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Old 01-01-2008, 11:42 AM
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me.adam2 indyraven
Coolant flush and refill procedure?

Happy New Year everyone!

Quick question, does anyone have a link to the flush / refill procedure for an 04 F250 w. the 6.0? I want to make sure I follow any air bleeding procedure correctly (and flush everything as good as I can) I've done several google searches, and have seen reference to workshop manual section 303-03, but no details. :-(

Thanks!
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Old 01-01-2008, 01:48 PM
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You can check out the Tech Folder in this forum and it has the whole 6.0 bible in there. Almost everything you would need and then some. Happy New Year!!!!!
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Old 01-01-2008, 04:26 PM
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Thanks for the sugestion, it was one of the first places I looked It had a ton of good information, but nothing on changing the coolant. I'm suprised I can't find any information on it! I know it is not rocket science, but with the cost of the coolant used, I want to get the flush right the first time.
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Old 01-01-2008, 04:54 PM
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On mine, I just drained the radiator and pulled the block plugs. Then, refilled with distilled water, and ran it until it fully warmed up. Drain, repeat. Drain, repeat. Then, went to the local quicklube and had them evacuate/replace the almost clear distilled water with 50/50 mix of Delo ELC. I would suggest adding the coolant filter prior to the flush, then put a clean filter on after you're done. If your system is pretty dirty, RMI-25 is great at cleaning them up and the filter will catch the junk; just put it in a couple weeks before your flush.

Mark
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Old 01-01-2008, 07:16 PM
Michaeltharris Michaeltharris is offline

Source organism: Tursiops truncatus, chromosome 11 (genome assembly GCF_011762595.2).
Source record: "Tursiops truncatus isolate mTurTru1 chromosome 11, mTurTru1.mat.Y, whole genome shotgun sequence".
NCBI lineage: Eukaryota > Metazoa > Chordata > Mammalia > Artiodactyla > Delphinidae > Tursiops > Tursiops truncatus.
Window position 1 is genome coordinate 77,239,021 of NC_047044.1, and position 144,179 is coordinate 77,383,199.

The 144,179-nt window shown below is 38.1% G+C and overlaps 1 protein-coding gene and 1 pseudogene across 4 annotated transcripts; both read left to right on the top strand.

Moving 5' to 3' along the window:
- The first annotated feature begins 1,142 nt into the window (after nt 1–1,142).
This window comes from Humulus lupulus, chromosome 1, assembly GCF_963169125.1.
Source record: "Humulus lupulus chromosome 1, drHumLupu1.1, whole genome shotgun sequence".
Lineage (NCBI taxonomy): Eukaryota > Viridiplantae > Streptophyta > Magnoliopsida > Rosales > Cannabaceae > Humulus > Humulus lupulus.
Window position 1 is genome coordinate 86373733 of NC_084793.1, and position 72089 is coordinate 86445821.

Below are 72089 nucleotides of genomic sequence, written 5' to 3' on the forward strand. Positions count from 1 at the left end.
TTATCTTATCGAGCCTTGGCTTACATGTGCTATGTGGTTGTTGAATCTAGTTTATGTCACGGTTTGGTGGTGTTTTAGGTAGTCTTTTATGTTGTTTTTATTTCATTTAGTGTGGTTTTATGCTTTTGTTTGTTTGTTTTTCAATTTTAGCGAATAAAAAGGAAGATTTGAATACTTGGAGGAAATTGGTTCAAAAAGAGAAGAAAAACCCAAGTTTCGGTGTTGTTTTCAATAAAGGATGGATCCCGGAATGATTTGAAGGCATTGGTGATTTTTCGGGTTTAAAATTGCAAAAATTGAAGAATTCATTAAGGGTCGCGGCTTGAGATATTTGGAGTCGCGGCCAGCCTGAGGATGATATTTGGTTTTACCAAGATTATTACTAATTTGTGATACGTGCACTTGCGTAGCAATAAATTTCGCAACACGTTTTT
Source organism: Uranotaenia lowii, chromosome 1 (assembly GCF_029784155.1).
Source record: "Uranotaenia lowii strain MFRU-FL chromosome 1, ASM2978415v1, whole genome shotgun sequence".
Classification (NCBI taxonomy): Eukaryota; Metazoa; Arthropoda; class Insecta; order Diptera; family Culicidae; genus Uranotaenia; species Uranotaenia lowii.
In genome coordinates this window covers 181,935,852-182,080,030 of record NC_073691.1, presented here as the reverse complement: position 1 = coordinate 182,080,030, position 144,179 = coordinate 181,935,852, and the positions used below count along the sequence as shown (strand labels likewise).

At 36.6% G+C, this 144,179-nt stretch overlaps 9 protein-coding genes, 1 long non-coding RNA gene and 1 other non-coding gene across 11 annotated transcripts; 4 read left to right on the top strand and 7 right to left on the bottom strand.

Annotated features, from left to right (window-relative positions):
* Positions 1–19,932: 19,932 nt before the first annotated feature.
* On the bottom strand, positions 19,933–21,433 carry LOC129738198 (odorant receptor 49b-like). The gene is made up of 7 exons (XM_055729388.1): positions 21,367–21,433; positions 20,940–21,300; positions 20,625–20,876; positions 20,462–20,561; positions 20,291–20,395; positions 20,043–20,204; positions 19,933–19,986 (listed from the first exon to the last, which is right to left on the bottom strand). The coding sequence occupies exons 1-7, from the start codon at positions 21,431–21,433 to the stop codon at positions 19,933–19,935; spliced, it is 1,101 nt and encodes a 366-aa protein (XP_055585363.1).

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Is that delo coolant safe to use in these trucks. I work on Generators every day and that is the same stuff we use in the Industrial radiators. It come in a blue jug and is premixed already which is great. If that is good to use in these trucks I might have to bring a few jugs home with me one evening.
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Old 01-01-2008, 09:34 PM
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Take a look here, Its the same procedure I used and it worked great. You may consider doing it this way.

http://www.ford-trucks.com/forums/62...tem-flush.html
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Old 01-01-2008, 10:44 PM
4x4Mark 4x4Mark is offline
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Quote:
Originally Posted by Michaeltharris
Is that delo coolant safe to use in these trucks. I work on Generators every day and that is the same stuff we use in the Industrial radiators. It come in a blue jug and is premixed already which is great. If that is good to use in these trucks I might have to bring a few jugs home with me one evening.
It believe that it is safe - I understand this, or the Shell version, is what comes in the International version of the engine. Also, since it is silicate free, you won't get the drop out and clogging.

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Old 01-03-2008, 01:57 PM
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Quote:
Originally Posted by 4x4Mark
On mine, I just drained the radiator and pulled the block plugs. Then, refilled with distilled water, and ran it until it fully warmed up. Drain, repeat. Drain, repeat. Then, went to the local quicklube and had them evacuate/replace the almost clear distilled water with 50/50 mix of Delo ELC. I would suggest adding the coolant filter prior to the flush, then put a clean filter on after you're done. If your system is pretty dirty, RMI-25 is great at cleaning them up and the filter will catch the junk; just put it in a couple weeks before your flush.

It believe that it is safe - I understand this, or the Shell version, is what comes in the International version of the engine. Also, since it is silicate free, you won't get the drop out and clogging.Mark
Not wanting to rain on your parade, but the "Delo ELC" coolant does not meet the FMC specifications (WSS-M97B51-A1) for use in the 6.0. Starting with the 2003 MY trucks, FMC switched from "IAT" base coolant to "HOAT" based coolant.
The "Delo ELC" coolant is an "OAT" based coolant (Dex Cool) and is not compatible in the Ford system and does not provide the proper protection for aluminum components.
www.deloperformance.com/pds/elc_products.PDF

There are 3 basic types of engine antifreeze:
IAT (Inorganic Acid Technology) - This is the original old style antifreeze, FMC used this up through 2002 MY trucks, 2003 MY cars, usually Green in color. Service life 36k miles.

OAT (Organic Acid Technology) - Silicate free, GM started using this in 1996 called "Dex Cool" usually orange/red color. Meets Cat EC-1 requirements. This is used by Audi, Jaguar, Porsche, Volkswagen, Land Rover & most Asian vehicles. Service life up to 150k miles.

HOAT (Hybrid Organic Acid Technology) - This is the newest antifreeze formula. It contains small amounts of Silicates to prolong aluminum component life and reduce cavitation wear of aluminum components. Ford started using this in 2003 MY trucks, 2004 MY cars (Ford "Gold" Coolant, WSS-M97B51-A1). This Coolant meets 'European G-05" specifiecations and is used by Ford, Chrysler, Mercedes, BMW & Volvo. Service life up to 150k miles.